Meet Pinar Odabasi Tasci: From Turkey to Akron to the Ottoman Empire


Pinar Odabasi Tasci

Pinar Odabasi Tasci

 As part of The University of Akron’s sesquicentennial celebration — honoring 150 years of our people, place and promises — we are hosting a “Celebration of Academic Excellence” to highlight the history and future of our many academic disciplines. Here is a Q&A with graduate student Pinar Odabasi Tasci.

Pinar Odabasi Tasci

  • Undergraduate: Koç University (Istanbul, Turkey), 2001
  • Graduate: M.A. in Government, The University of Texas at Austin, 2004
  • Ph.D. in History expected, The University of Akron
  • Hometown: Istanbul, Turkey

What brought you to The University of Akron — and to the Graduate School specifically?

I was looking for a university in the Cleveland metro area to pursue my dream — a doctorate in Middle East history — and The University of Akron was the best fit. The history department at Akron is academically very strong and has a diverse set of scholars specializing in different fields. My advisor, Dr. Janet Klein, specializes in my field, the late Ottoman Empire and modern Middle East. 

How did you choose history as a field of study?

I chose history as a field of study due to my fascination with archival documents. I love working with primary sources and uncovering the voices of officials and ordinary people and find connections, then tell their stories.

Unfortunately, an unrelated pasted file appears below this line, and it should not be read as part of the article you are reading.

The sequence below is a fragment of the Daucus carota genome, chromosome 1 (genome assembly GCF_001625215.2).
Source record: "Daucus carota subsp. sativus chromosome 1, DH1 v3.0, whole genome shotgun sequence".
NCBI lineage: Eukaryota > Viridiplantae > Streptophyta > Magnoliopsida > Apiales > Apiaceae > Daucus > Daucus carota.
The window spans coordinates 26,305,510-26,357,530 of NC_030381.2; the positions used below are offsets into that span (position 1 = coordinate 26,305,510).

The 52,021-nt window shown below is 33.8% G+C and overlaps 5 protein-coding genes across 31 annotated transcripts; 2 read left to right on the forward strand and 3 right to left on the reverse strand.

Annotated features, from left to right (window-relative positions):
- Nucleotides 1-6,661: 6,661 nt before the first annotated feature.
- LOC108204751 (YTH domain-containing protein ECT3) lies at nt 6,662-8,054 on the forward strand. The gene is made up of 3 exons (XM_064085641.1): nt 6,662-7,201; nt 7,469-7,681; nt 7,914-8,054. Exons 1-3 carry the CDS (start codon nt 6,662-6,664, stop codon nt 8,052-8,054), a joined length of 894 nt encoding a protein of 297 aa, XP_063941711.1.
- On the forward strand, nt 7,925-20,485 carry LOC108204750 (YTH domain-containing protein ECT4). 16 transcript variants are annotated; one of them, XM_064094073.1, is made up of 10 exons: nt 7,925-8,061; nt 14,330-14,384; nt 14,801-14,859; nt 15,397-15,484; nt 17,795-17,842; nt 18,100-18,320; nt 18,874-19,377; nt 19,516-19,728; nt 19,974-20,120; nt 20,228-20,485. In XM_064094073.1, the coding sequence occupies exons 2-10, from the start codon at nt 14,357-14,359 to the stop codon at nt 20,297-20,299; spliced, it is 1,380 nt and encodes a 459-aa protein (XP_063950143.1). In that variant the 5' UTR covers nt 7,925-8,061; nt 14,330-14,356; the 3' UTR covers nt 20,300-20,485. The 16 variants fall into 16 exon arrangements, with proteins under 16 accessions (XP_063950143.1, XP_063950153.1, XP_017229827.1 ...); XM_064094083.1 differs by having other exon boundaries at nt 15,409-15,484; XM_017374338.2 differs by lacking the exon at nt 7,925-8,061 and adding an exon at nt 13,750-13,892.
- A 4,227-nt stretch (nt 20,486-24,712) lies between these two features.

What have you been working on in your graduate program?

My research took me to my country of origin, Turkey, to study the early 20th-century Ottoman Empire, which was a period of war and intense conflict. I work on a particular city on the western border of the Empire called Edirne (Adrianople) and how it was transformed during the Balkan Wars, World War I and at the aftermath when the Empire was dissolved and modern Turkey was formed. 

What experience here at UA has contributed the most to your growth?

My research trip — it was made possible by a Fulbright-Hays Dissertation Research Abroad fellowship. It was a great opportunity and a necessary one for my dissertation. I was able to dedicate 10 months for research that took me to archives in Turkey as well as in Britain and Bulgaria. 

Is there anyone here, perhaps a faculty member, whom you regard as a mentor?  

I am honored to work with amazing faculty for my dissertation. My dissertation committee head, Dr. Janet Klein, as well as other committee members Drs. Stephen Harp and Martin Wainwright from the department have provided me with invaluable advice on sources, writing and being a well-equipped academic in general. 

In your spare time, what do you like to do on and around campus? 

Akron is a great college town; it has many places to hang out. I love Asian food, so Cilantro and Taste of Bangkok are my favorite spots. Angel Falls coffee shop is very convenient to work and hold meetings. 

What’s ahead after graduation?

When I finish my dissertation, I would love to be a faculty at a school where I could continue my research and teach my field to students.